5 Ways to Improve Your Cybersecurity Incident Response Plan
Cybersecurity incident response
Cybersecurity is on the mind of every business. No organization is off-limits to cybercriminals and international thieves that inflict damage on other countries or competitors. News accounts of intrusions are plentiful and well-publicized. Just recently, international hackers have been suspected of shutting down over 900k routers in Germany, possibly impacting 20 million users.
Gartner reports that 10% of IT budgets are spent on detection of intrusions into their proprietary networks, with an anticipated growth of 75% by the year 2020. This represents an astronomical growth rate that could potentially put a major strain on the bottom lines of many businesses. Coping with these attacks cost-effectively requires an incident response plan adapted to our modern IT security environment.
Ways to improve your cybersecurity incident response plan
Generating an incident response plan is a must for every business, regardless of size or industry. However, having a plan is only the beginning. There are various improvements that need to be implemented:
Detection and communication
When a cybersecurity event emerges, there are several indicators, from network alerts to application failures.
Incident response should include your policy of communication with the appropriate parties, and the method of communications, along with a backup plan. For instance, if your primary method of communication involves email, an incident affecting your email system throws everything into chaos. Thus, you always need a secondary means of notifying the correct parties.
Set priorities for a response, based on the severity of the incident. No two incidents will require the exact same level of response or sense of urgency, so establish policies for how the priority should be determined with detailed procedures. Also, include notification to any vendors or third parties that may be engaged for resolution, such as HR or PR.
Each new incident uncovered should undergo a security level assessment (SLA) with predefined time-to-response requirements, procedures, and documentation provided. Create templates for standard incident documentation to ensure all relevant information is captured as the case is managed.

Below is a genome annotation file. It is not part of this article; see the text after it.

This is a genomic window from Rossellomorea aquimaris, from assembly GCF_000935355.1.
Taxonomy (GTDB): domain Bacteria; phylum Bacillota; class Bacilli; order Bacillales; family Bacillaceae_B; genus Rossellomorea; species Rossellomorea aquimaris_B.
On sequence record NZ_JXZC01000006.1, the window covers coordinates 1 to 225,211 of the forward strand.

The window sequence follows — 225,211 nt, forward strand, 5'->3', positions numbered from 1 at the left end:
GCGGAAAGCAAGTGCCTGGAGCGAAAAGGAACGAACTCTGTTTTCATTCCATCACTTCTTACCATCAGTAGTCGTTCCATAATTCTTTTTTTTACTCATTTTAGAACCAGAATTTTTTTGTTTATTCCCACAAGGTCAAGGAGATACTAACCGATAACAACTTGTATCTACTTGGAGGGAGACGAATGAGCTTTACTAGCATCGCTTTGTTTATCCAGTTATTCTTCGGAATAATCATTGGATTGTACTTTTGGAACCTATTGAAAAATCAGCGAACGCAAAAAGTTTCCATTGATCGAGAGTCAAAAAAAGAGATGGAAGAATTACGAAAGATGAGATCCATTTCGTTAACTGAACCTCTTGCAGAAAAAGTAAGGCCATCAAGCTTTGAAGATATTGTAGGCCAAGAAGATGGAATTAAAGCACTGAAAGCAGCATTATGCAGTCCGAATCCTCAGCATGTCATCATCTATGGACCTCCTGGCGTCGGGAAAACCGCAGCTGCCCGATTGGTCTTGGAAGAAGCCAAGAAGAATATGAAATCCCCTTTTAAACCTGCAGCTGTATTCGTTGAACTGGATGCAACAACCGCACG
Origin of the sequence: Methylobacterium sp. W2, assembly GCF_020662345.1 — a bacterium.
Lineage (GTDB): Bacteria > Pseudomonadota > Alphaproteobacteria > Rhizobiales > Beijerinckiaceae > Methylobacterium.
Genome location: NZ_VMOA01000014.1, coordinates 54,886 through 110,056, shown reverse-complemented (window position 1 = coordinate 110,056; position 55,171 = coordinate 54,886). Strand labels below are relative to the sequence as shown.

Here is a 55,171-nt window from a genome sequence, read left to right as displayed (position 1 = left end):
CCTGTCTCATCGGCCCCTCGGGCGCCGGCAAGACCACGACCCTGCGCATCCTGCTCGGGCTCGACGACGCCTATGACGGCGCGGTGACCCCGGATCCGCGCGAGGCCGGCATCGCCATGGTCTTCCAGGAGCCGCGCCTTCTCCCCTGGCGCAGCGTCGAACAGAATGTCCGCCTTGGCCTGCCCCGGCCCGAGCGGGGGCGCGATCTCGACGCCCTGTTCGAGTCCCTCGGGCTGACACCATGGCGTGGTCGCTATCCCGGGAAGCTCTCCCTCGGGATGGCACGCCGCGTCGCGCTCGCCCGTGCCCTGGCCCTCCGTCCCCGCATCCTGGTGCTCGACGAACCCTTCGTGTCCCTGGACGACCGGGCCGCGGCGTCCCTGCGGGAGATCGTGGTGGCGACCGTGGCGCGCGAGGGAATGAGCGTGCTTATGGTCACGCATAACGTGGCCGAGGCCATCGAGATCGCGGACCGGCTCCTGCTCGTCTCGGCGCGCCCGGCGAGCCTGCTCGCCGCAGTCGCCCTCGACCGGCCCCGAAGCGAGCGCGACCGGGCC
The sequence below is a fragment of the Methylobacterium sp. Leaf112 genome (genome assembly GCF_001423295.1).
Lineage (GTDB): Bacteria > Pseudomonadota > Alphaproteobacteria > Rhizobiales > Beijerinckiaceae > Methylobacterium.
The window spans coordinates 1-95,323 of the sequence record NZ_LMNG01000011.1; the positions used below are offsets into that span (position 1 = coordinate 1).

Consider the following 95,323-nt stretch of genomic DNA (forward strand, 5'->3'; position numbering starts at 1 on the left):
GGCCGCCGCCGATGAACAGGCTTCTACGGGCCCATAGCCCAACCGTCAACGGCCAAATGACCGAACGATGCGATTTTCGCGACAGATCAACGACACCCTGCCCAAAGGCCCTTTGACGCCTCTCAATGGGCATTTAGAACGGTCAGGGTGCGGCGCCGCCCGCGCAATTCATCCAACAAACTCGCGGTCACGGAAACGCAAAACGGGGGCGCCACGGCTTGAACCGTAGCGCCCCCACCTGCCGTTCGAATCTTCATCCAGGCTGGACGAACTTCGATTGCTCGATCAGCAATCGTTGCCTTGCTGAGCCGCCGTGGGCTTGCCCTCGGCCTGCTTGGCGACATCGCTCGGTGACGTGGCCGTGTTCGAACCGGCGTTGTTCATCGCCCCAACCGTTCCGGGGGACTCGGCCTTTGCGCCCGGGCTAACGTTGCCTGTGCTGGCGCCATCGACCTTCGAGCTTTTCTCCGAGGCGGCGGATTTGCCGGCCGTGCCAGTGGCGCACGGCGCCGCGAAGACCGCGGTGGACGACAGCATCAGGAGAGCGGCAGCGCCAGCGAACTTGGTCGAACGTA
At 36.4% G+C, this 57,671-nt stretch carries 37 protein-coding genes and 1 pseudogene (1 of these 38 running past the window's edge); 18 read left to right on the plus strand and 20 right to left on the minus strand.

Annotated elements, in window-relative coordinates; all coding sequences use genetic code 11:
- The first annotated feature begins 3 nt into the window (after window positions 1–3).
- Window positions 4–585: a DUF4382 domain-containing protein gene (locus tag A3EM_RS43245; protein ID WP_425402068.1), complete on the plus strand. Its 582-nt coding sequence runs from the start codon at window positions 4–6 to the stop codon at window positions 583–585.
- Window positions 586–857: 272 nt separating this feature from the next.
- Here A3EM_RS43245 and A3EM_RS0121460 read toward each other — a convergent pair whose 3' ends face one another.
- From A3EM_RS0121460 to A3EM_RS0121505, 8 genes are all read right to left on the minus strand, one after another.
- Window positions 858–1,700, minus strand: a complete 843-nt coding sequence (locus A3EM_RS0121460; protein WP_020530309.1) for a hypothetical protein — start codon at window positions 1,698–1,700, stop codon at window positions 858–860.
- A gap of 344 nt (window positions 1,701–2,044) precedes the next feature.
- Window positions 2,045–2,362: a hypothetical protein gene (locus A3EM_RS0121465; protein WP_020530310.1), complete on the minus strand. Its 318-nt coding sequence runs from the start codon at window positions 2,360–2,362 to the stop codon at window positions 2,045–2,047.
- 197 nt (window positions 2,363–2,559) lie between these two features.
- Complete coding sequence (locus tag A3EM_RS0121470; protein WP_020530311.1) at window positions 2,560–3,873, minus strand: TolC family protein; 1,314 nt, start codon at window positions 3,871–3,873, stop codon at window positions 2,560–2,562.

Incident case management
Members of the incident response team must have clearly-defined roles, including case management and the designated party for escalation. Common roles within an incident response team include:
Incident Response Analyst
These on-the-ground professionals spend time analyzing reports from various software platforms that scan the network and serve as the sole arbiter distinguishing between serious threats and false positives. Furthermore, analysts must know how to assess a threat’s priority level, escalate it to the correct level, and document the process accurately.
Information Security Engineer
These response experts should have an even deeper knowledge of several topics: common threats, log management, breach detection systems, forensics, and escalation up the chain of command. Commonly, they’re responsible for designing tests to ensure the network can withstand certain threats and engineering defenses for vulnerabilities.
Often also referred to as Senior or Lead Security Engineers, these positions combine the technical knowledge of an information security engineer with the skills of a manager as well. They’re responsible for leading the incident response team, coordinating efforts with executives and other departments within the corporate structure, and serving as the subject matter expert for an incident response when reporting to board members.